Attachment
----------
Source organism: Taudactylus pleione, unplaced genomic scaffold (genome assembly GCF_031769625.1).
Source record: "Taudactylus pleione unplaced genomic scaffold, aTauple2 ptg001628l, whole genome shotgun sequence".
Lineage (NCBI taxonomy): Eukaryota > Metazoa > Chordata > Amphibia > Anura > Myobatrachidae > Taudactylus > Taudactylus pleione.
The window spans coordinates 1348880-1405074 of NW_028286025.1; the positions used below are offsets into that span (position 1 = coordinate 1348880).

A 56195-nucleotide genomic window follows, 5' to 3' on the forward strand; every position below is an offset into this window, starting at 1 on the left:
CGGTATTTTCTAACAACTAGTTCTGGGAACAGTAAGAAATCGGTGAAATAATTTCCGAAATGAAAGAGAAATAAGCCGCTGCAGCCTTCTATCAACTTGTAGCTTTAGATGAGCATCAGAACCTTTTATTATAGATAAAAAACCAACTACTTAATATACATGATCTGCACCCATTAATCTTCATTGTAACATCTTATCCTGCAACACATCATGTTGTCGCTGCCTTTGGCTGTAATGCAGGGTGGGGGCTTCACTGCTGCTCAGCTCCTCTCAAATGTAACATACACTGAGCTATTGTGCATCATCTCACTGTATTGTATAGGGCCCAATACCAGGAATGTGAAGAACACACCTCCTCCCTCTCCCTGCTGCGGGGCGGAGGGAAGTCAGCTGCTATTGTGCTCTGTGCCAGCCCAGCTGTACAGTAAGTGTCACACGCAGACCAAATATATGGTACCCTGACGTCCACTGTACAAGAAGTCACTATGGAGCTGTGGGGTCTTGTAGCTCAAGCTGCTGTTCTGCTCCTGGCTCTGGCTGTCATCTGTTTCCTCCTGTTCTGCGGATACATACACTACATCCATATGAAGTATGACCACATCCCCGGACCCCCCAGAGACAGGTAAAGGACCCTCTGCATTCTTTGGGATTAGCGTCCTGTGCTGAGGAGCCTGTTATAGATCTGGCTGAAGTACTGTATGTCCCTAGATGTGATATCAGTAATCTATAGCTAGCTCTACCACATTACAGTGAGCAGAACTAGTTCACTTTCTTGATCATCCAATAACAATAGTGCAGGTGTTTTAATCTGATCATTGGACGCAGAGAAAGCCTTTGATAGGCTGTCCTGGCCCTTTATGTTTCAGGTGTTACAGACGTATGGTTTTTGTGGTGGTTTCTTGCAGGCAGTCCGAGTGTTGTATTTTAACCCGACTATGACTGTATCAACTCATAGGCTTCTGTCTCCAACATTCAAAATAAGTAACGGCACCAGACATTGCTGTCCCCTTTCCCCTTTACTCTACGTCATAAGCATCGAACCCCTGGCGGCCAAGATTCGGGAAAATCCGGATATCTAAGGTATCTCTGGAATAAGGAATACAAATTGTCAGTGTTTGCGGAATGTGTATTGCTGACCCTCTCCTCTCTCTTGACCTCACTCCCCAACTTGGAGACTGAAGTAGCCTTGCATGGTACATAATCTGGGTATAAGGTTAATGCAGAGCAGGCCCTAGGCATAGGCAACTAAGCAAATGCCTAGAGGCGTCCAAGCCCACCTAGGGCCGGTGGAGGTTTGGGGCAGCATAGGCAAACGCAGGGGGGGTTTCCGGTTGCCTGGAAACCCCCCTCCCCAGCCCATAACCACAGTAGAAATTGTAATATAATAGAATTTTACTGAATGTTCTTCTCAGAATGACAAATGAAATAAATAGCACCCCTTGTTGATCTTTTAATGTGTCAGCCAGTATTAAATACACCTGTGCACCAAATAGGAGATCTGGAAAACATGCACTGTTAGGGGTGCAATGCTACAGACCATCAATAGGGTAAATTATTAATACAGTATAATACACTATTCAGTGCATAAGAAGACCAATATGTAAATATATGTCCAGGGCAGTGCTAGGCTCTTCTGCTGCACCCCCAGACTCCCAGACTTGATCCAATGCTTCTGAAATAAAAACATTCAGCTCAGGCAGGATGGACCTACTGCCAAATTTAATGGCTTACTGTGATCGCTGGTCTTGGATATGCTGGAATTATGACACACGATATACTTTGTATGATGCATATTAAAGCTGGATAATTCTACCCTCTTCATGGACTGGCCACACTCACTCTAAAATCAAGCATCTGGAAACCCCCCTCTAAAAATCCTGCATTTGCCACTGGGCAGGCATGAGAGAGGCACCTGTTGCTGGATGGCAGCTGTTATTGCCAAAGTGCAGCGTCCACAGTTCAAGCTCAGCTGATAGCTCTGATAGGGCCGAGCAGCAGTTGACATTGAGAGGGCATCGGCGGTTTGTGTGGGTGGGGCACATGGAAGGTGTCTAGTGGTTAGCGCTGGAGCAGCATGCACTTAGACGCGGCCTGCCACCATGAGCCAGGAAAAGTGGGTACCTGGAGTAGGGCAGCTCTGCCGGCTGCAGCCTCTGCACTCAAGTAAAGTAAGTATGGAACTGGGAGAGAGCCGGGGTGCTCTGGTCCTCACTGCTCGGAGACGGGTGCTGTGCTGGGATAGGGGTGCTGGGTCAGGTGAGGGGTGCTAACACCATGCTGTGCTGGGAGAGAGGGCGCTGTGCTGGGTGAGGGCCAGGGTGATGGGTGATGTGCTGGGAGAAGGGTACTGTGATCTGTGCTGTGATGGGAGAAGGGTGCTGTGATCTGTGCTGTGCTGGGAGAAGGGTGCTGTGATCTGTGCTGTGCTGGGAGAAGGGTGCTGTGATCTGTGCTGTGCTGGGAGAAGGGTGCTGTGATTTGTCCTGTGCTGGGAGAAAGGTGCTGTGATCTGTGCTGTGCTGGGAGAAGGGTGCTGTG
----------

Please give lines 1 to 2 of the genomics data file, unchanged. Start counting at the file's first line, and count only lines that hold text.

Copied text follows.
Source organism: Taudactylus pleione, unplaced genomic scaffold (genome assembly GCF_031769625.1).
Source record: "Taudactylus pleione unplaced genomic scaffold, aTauple2 ptg001628l, whole genome shotgun sequence".